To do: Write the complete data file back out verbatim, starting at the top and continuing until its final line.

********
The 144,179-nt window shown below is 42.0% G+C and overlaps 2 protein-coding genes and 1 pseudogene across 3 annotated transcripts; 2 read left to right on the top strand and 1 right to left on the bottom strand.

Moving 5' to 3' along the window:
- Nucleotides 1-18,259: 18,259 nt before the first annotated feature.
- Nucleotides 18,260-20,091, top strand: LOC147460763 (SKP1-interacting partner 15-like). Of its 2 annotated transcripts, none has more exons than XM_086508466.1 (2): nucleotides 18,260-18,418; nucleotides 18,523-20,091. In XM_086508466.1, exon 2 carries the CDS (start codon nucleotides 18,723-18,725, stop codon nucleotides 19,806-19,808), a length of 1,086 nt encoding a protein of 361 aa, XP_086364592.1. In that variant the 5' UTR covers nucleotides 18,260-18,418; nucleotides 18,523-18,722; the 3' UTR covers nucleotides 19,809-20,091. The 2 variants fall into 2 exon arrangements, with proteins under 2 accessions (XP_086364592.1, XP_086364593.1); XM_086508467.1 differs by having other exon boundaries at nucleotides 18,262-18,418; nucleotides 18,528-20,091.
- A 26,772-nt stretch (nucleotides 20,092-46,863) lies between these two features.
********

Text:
The 144,179-nt window shown below is 42.0% G+C and overlaps 2 protein-coding genes and 1 pseudogene across 3 annotated transcripts; 2 read left to right on the top strand and 1 right to left on the bottom strand.

Moving 5' to 3' along the window:
- Nucleotides 1-18,259: 18,259 nt before the first annotated feature.
- Nucleotides 18,260-20,091, top strand: LOC147460763 (SKP1-interacting partner 15-like). Of its 2 annotated transcripts, none has more exons than XM_086508466.1 (2): nucleotides 18,260-18,418; nucleotides 18,523-20,091. In XM_086508466.1, exon 2 carries the CDS (start codon nucleotides 18,723-18,725, stop codon nucleotides 19,806-19,808), a length of 1,086 nt encoding a protein of 361 aa, XP_086364592.1. In that variant the 5' UTR covers nucleotides 18,260-18,418; nucleotides 18,523-18,722; the 3' UTR covers nucleotides 19,809-20,091. The 2 variants fall into 2 exon arrangements, with proteins under 2 accessions (XP_086364592.1, XP_086364593.1); XM_086508467.1 differs by having other exon boundaries at nucleotides 18,262-18,418; nucleotides 18,528-20,091.
- A 26,772-nt stretch (nucleotides 20,092-46,863) lies between these two features.